STORY OF JESUS 24
Death of Christ
In yielding up His precious life, Christ was not upheld by triumphant
joy. His heart was rent with anguish and oppressed with gloom. But it was not
the fear or the pain of death that caused His suffering. It was the crushing
weight of the sin of the world, a sense of separation from His Father's love.
This was what broke the Saviour's heart, and brought His death so soon.
Christ felt the woe that sinners will feel when they awake to realize the
burden of their guilt, to know that they have forever separated themselves from
the joy and peace of Heaven.
Angels beheld with amazement the agony of despair borne by the Son of
God. His anguish of mind was so intense that the pain of the cross was hardly
Nature itself was in sympathy with the scene. The sun shone clearly until
midday, when suddenly it seemed to be blotted out. All about the cross was
darkness as deep as the blackest midnight. This supernatural darkness lasted
fully three hours.
A nameless terror took possession of the multitude. The cursing and
reviling ceased. Men, women, and children fell upon the earth in abject terror.
Lightnings occasionally flashed forth from the cloud, and revealed the
cross and the crucified Redeemer. All thought that their time of retribution had
At the ninth hour the darkness lifted from the people, but still wrapped
the Saviour as with a mantle. The lightnings seemed to be hurled at Him as He
hung upon the cross. It was then that He sent up the despairing cry:
"My God, My God, why hast Thou forsaken
In the meantime the darkness had settled over Jerusalem and the plains of
Judea. As all eyes were turned in the direction of the fated city, they saw the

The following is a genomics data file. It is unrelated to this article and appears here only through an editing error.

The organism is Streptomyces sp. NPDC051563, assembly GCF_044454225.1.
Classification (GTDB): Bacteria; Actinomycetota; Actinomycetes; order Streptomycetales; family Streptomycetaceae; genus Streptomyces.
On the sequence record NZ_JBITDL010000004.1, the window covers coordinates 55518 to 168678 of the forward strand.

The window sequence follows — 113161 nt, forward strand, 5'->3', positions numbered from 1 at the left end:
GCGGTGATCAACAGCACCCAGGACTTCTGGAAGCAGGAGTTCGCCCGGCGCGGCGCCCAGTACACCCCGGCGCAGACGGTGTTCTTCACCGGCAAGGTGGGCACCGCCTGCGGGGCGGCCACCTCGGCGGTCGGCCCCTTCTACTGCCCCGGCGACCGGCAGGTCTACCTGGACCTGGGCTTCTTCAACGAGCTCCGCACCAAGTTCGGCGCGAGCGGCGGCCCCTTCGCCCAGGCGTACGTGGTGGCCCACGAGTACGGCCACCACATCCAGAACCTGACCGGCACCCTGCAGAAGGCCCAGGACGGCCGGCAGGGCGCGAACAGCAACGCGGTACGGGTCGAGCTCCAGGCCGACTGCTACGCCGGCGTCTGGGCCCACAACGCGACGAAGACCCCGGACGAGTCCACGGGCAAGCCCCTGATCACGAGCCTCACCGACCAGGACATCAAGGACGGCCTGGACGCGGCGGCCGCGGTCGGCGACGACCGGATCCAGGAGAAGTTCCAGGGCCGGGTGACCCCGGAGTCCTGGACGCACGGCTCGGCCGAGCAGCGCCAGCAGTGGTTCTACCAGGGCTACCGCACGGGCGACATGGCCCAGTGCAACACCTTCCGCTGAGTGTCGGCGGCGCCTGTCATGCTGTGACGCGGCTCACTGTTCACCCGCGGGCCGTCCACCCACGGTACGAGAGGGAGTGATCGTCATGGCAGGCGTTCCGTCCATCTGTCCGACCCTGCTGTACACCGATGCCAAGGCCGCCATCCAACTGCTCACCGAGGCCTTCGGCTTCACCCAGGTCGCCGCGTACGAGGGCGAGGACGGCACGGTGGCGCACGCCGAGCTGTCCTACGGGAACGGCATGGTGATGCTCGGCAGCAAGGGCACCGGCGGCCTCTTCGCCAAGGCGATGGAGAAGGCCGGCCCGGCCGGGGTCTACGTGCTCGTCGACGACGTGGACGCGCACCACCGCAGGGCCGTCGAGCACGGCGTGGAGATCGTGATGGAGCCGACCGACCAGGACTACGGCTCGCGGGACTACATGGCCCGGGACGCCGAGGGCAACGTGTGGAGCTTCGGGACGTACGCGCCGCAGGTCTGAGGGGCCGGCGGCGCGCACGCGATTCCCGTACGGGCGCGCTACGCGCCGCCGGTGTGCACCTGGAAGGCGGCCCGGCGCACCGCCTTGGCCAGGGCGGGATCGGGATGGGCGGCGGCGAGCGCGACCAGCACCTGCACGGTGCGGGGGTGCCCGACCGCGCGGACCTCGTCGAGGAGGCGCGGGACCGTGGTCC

fierce lightnings of God's wrath directed toward it.
Suddenly the gloom was lifted from the cross, and in clear, trumpetlike
tones, that seemed to resound throughout creation, Jesus cried:
"It is finished." John 19:30. "Father, into Thy hands I
commend My spirit." Luke 23:46.
A light encircled the cross, and the face of the Saviour shone with a
glory like the sun. He then bowed His head upon His breast and died.
The multitude about the cross stood paralyzed, and with bated breath
gazed upon the Saviour. Again darkness settled upon the earth, and a hoarse
rumbling like heavy thunder was heard. This was accompanied with a violent
The people were shaken into heaps by the earthquake. The wildest
confusion and terror ensued. In the surrounding mountains, rocks were rent
asunder, and went crashing down into the plains below. Tombs were broken open,
and many of the dead were cast out. Creation seemed to be breaking into atoms.
Priests, rulers, soldiers, and people, mute with terror, were lying prostrate
upon the ground.
At the time of the death of Christ, some of the priests were ministering
in the temple at Jerusalem. They felt the shock of the earthquake, and at the
same moment the vail of the temple, which separated the holy from the most holy
place was rent in twain from top to bottom by the same bloodless hand that wrote
the words of doom upon the walls of Belshazzar's palace. The most holy place of
the earthly sanctuary was no longer sacred. Never would the presence of God
again overshadow that mercy seat. Never would the acceptance or displeasure of
God be manifested by the light or shadow in the precious stones in the
breastplate of the high priest.
Henceforth the blood of the offerings in the temple was of no value. The
Lamb of God, in dying, had become the sacrifice for the sins of the world.
When Christ died upon the cross of Calvary, the new and living way was
thrown open to Jew and Gentile alike.
Angels rejoiced as the Saviour cried, "It is finished!" The
great plan of redemption was to be carried out. Through a life of obedience, the
sons of Adam might be exalted finally to the presence of God.
Satan was defeated, and knew that his kingdom was lost.